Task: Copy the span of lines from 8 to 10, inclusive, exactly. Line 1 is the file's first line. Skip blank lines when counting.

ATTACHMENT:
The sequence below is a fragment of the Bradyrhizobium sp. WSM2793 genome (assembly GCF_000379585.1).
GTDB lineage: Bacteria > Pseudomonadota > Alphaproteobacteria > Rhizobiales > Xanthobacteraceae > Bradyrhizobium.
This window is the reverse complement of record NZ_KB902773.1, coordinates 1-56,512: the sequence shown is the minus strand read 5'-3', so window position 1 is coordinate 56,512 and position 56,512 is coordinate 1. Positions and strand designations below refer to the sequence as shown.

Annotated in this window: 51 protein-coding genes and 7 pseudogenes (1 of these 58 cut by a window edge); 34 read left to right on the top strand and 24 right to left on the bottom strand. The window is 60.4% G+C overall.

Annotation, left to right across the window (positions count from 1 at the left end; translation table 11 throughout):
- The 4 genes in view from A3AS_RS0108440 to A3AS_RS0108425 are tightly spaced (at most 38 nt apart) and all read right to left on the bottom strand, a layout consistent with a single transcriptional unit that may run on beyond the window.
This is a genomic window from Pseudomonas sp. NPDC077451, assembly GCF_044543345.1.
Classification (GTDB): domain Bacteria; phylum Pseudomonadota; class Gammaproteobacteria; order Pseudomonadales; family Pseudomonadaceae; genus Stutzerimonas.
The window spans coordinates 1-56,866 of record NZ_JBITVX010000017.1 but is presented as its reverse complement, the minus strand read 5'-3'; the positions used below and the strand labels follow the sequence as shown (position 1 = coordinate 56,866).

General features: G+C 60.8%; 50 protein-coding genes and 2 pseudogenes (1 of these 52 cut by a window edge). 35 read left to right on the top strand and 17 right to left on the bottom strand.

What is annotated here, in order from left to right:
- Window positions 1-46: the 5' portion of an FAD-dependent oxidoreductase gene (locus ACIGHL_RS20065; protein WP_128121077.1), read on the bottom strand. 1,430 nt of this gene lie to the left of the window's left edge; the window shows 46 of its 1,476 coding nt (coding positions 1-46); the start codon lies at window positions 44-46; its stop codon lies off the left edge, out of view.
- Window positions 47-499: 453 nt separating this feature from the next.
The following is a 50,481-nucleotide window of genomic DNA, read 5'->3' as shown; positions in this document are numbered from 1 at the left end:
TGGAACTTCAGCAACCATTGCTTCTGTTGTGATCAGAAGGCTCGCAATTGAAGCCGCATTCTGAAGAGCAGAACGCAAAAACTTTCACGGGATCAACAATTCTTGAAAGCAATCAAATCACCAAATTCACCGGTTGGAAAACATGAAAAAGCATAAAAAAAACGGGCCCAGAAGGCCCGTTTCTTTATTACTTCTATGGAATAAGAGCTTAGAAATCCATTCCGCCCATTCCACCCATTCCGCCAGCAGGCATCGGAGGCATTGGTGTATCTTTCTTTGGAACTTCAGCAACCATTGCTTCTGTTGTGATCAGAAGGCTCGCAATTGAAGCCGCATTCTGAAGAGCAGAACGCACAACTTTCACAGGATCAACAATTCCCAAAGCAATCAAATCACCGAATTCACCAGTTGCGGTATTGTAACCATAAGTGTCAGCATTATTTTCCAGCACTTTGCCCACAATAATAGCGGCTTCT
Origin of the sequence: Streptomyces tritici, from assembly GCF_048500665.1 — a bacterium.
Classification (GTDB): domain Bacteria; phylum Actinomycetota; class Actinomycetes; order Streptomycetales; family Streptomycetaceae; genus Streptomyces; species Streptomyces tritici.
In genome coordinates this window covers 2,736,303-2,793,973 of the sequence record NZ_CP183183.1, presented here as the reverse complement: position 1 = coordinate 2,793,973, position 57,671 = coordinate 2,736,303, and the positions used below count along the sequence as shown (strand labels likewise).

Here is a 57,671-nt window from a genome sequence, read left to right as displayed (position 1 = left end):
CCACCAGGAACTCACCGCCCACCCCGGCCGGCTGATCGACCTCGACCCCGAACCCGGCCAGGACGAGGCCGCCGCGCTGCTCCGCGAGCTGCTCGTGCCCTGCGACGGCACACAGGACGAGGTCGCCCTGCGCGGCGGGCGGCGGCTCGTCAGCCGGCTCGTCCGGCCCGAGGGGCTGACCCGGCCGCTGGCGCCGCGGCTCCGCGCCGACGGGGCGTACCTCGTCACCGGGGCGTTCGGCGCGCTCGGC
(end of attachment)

Classification (GTDB): domain Bacteria; phylum Pseudomonadota; class Gammaproteobacteria; order Pseudomonadales; family Pseudomonadaceae; genus Stutzerimonas.
The window spans coordinates 1-56,866 of record NZ_JBITVX010000017.1 but is presented as its reverse complement, the minus strand read 5'-3'; the positions used below and the strand labels follow the sequence as shown (position 1 = coordinate 56,866).

General features: G+C 60.8%; 50 protein-coding genes and 2 pseudogenes (1 of these 52 cut by a window edge). 35 read left to right on the top strand and 17 right to left on the bottom strand.